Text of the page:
Israel has had a roaring start to its Covid-19 vaccination program. Since December 20, it has administered the first dose to 3 million citizens – or 30 per cent of its population – and plans to vaccinate all Israelis over 16 by the end of March.
Early data has shown a promising drop in infection rates after just one shot of the vaccine. This is a light at the end of the tunnel for Israel, which is currently experiencing a surge in cases and under its third national lockdown.
How did a tiny nation like Israel vaccinate its population faster than other wealthier, bigger countries? GovInsider caught up with Sagi Karni, Israel’s Ambassador to Singapore, to find out the factors behind its success.
Digitised and flexible rollout
Israel’s digitised public health system is the foundation of its rapid vaccination program, Karni says. All citizens are enrolled in one of four health funds, which keep digital records of all patients from birth.
Vaccines are transported from its airport to logistics centres run by a subsidiary of Teva Pharmaceuticals, a local drugmaker. The vaccines are then distributed to the nation’s four different health funds in proportion to their sizes.
“Everything is digitalised”, Karni says. Text messages prompt Israelis to contact their respective health funds to be vaccinated. “Two weeks ago, I got a message on my phone saying, ‘please call this number to get your queue for the vaccination’”.
Israel has transformed parking lots, stadiums, and its iconic Rabin Square into vaccination centers. The government has also approved a drive-in clinic, the first in the world, according to The Financial Times.
Priority first went to healthcare workers and those above 60, and now to teenagers aged 16 to 18. But facilities have also administered leftover doses to any Israeli who wants them to prevent wastage.
This flexibility “boosted the speed in a way that I think is very unique and different from other countries,” Karni says.
“In Israel, we are very good at improvising. We know that you don’t always have to stick to the plan.”
Data is the answer
Israel’s steady supply of Covid-19 vaccines also has much to do with its success. But how did the nation beat other countries in securing vaccine shipments?
Israel announced last month that it had agreed to provide Pfizer with extensive data on its inoculation programme, in exchange for vaccine deliveries to be expedited. “We will be the first country in the world to emerge from the coronavirus,” Prime Minister Benjamin Netanyahu said in a press release.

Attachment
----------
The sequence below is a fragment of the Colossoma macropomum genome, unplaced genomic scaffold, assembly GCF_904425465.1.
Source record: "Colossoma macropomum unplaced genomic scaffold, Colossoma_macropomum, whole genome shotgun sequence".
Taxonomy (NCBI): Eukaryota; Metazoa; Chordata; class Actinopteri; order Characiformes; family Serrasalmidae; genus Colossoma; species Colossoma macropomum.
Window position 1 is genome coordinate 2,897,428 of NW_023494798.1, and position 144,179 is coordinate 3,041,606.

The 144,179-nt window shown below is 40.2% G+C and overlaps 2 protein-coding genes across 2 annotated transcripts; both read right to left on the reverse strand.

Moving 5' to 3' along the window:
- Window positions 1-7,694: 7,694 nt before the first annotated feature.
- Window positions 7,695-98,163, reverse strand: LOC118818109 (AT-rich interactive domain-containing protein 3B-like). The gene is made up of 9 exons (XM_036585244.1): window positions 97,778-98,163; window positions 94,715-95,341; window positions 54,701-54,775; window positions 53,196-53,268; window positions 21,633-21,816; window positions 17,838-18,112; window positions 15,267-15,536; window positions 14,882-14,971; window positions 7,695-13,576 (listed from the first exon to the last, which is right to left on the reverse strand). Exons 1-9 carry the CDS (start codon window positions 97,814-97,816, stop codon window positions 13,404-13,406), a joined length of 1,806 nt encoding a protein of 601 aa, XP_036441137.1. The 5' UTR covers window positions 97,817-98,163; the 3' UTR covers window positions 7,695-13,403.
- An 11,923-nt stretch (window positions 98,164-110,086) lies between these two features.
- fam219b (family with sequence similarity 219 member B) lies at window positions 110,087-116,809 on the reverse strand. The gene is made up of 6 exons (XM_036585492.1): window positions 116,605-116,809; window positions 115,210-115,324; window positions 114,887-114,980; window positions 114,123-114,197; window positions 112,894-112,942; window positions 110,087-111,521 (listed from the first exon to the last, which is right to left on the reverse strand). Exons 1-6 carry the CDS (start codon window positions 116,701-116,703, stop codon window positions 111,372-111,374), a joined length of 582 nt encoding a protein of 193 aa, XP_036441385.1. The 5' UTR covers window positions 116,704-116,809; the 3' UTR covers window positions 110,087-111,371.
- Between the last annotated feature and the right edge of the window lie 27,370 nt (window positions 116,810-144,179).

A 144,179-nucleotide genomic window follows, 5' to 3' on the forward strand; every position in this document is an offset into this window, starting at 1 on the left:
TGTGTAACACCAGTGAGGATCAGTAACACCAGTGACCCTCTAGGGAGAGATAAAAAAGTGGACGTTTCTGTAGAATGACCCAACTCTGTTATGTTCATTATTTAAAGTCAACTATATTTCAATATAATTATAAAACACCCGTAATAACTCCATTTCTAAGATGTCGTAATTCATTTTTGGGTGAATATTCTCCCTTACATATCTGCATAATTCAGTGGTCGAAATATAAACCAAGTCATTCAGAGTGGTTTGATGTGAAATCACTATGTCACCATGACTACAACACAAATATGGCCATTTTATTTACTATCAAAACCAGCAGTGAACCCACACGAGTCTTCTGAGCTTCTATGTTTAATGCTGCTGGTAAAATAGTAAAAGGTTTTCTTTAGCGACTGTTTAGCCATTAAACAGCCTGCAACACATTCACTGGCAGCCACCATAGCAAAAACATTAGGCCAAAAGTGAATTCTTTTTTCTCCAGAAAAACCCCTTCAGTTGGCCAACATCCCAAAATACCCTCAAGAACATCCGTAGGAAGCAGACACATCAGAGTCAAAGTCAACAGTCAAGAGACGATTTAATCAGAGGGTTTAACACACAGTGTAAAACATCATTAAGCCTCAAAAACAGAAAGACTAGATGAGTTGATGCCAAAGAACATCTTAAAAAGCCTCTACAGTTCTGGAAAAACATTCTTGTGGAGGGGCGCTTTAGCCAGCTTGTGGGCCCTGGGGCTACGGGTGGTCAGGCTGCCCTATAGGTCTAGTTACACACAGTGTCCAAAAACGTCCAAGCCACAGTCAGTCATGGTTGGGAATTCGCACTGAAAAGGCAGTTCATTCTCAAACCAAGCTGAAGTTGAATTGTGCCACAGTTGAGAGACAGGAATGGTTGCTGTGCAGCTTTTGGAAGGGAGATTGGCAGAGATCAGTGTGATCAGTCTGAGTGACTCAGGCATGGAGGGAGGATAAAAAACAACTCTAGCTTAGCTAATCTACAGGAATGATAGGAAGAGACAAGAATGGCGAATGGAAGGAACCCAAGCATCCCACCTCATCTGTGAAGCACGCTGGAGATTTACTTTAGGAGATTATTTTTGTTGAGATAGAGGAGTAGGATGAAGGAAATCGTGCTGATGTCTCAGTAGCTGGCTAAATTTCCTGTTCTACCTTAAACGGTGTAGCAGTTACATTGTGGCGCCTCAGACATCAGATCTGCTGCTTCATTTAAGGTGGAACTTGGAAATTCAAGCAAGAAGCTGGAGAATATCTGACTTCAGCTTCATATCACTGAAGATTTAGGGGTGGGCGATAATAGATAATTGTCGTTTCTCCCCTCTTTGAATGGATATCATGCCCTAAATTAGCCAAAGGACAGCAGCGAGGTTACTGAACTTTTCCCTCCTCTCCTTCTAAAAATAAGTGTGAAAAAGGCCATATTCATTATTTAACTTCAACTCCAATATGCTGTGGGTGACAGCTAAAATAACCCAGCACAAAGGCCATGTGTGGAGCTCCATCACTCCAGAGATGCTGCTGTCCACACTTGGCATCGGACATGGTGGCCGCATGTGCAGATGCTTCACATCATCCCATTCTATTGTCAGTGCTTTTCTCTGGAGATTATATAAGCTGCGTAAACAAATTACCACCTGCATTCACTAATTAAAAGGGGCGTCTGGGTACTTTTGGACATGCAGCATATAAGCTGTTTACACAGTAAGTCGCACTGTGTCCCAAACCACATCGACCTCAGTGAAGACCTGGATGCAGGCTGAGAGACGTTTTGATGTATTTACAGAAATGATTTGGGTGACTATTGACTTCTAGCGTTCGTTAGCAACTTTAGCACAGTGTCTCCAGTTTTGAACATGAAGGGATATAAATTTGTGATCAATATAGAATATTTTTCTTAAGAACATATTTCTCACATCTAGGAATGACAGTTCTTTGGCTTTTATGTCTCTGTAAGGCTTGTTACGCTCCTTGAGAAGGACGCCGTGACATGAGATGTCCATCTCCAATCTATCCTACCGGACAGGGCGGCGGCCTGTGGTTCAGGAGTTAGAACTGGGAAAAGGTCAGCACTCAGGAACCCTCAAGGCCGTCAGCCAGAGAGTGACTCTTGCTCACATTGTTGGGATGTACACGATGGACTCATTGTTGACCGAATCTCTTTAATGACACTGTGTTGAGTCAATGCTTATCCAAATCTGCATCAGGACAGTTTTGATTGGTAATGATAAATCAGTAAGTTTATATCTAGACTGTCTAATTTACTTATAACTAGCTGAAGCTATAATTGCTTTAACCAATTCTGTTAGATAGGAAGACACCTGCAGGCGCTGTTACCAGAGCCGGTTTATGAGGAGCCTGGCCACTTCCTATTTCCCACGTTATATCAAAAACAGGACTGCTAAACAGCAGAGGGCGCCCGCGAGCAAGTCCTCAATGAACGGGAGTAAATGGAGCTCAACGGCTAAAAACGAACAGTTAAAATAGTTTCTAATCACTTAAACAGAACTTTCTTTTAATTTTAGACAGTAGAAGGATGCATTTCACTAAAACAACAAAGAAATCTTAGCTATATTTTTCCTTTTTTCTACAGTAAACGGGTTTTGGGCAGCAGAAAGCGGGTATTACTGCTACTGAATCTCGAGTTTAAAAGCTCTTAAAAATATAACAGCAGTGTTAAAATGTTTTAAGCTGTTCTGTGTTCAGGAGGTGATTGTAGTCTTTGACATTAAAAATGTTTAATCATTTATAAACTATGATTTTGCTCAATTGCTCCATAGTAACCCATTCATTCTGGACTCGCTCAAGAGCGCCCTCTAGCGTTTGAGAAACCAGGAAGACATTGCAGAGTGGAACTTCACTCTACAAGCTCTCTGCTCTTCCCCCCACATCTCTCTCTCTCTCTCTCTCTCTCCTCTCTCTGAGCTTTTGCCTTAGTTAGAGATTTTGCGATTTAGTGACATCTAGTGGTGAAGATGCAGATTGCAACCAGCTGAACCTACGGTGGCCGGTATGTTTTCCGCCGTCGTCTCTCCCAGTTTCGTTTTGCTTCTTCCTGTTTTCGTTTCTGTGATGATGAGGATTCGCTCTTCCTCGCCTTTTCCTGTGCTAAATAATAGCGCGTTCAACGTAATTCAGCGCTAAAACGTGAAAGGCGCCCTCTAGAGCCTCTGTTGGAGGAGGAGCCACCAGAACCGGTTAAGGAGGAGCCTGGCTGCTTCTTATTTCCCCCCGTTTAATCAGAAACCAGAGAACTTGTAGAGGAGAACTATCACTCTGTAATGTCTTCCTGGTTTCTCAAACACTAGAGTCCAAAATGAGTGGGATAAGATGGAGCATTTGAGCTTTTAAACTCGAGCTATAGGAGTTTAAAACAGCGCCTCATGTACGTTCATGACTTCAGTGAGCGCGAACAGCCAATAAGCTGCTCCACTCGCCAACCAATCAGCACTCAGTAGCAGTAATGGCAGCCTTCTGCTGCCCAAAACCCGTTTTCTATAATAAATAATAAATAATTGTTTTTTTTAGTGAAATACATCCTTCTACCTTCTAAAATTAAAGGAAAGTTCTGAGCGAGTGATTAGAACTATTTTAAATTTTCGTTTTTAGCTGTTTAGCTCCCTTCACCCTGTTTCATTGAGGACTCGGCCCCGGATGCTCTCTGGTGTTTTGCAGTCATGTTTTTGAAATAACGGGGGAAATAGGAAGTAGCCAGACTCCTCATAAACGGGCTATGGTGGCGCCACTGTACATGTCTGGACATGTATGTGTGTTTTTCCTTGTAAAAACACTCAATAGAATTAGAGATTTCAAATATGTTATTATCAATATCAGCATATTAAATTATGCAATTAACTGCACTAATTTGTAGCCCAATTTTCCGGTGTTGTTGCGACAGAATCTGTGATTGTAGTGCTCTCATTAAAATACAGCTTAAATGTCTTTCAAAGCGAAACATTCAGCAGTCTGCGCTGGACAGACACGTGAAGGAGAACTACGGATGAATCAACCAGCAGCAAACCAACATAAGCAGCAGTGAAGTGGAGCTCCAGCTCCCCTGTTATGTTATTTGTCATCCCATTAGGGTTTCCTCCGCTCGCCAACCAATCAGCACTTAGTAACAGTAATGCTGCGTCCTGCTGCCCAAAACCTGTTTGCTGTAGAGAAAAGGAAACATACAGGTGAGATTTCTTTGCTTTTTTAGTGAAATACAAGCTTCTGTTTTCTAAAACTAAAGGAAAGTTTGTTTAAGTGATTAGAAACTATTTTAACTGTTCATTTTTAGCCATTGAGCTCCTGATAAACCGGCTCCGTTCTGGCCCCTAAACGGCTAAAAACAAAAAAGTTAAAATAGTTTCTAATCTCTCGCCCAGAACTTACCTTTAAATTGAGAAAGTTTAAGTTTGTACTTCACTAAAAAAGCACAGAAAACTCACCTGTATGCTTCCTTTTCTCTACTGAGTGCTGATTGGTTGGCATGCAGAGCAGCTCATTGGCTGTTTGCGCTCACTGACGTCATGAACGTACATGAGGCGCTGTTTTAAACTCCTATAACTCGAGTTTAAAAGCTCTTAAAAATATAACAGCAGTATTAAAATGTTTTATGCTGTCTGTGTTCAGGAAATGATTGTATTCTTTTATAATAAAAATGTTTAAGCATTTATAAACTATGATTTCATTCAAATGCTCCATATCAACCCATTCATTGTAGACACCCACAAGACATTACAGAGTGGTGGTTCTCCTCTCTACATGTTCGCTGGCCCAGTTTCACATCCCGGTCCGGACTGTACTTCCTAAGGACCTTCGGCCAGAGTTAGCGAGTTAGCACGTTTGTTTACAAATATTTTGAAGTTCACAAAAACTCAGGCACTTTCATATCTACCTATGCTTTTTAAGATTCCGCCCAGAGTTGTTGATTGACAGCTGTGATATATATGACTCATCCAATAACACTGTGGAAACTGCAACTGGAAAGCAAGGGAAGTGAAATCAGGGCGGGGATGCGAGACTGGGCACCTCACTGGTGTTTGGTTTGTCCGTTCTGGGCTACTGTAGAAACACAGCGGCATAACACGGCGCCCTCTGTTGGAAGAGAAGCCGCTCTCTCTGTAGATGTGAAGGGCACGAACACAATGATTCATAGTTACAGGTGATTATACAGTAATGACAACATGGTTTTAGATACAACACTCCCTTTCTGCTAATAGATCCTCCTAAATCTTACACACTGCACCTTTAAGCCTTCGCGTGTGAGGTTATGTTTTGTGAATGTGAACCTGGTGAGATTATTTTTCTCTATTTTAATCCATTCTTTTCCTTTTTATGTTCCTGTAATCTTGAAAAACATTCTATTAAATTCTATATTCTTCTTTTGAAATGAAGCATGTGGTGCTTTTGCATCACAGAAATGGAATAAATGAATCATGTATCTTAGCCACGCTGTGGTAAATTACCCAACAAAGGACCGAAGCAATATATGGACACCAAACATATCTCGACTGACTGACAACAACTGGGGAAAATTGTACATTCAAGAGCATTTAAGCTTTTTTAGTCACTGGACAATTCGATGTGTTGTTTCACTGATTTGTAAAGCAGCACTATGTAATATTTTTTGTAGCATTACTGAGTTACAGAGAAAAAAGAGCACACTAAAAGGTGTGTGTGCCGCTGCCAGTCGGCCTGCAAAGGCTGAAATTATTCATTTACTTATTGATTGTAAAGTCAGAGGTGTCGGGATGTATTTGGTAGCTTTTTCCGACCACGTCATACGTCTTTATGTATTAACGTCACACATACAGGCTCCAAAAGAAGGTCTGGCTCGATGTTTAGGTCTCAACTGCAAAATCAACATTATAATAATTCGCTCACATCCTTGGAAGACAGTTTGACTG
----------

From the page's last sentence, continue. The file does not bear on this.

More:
With more deliveries from Moderna and AstraZeneca on the way, Israel is set to have a surplus of vaccines by March, The Financial Times reported.
Such data sharing will help vaccine manufacturers and other countries tackle the outbreak, Karni says. “When you have a relatively new vaccine which has just started to be administered to the population, it’s very, very important to share information in order to learn from it.”
Covid-19 vaccines were developed at breakneck speed – creating a “real medical need to monitor it for a long period of time,” he adds. “So if we can help in providing this analysis of the population, we will help.”
Culture of vaccination
Israel has a strong culture of vaccination, and that has helped in its Covid-19 vaccine rollout. “There is no fear and as far as I know, there is no anti-vaccination movement,” Karni says.
Netanyahu was the first in the country to be vaccinated in December. Other high-profile figures have also been vaccinated publicly, creating a “certain degree of confidence for the people”.
Willingness to take the vaccines is so high that queues of younger people hoping for leftover doses form in front of inoculation stations, Politico wrote.
Governments need to encourage people to be vaccinated, Karni says. “It’s the responsibility of leadership to get their population to be welcoming the vaccine and to have an effective vaccination campaign.”
Issuing immunity passports
“The pandemic will stay with us globally for a long period of time,” Karni says. To help the country exit its third lockdown, Israel plans to issue ‘green passports’ to vaccinated citizens.
The immunity documents will be given to citizens who have received both shots of the vaccine, he adds. Proof of vaccination will be stored in the health ministry’s database.
Individuals with it will no longer have to be isolated after coming into contact with an infected person or travelling to countries with high infection rates. They also won’t need to be tested before entering “green islands” – Israel’s virus-free zones.
“We hope that it will create a certain confidence that will allow people to start traveling more,” Karni says.
These immunity passports will require mutual recognition from other countries. “The best would be some international standard to create trust, but I really don’t know if this is something that’s going to happen anytime soon.”
The role of international partnerships
“Until all are safe, nobody is safe,” Karni says. International coordination will be crucial in ensuring Covid-19 vaccines reach everybody – initiatives like WHO’s vaccine distribution programme, Covax, are highly necessary.
This will be “very challenging”, he acknowledges, “because countries usually take care of their own citizens first”. “It’s a moral and ethical dilemma.”
“Between Israel and Singapore, there’s a very good exchange of information, best practices and things like that,” Karni says. He hopes the two nations can work together to exchange information on vaccination policies, and look to mutual recognition of immunity passports.
Israel has valuable lessons to offer as countries race ahead in their vaccination programmes. A digitised and flexible health system, together with international partnerships, will help the world overcome the pandemic.
Image taken by Joy Lim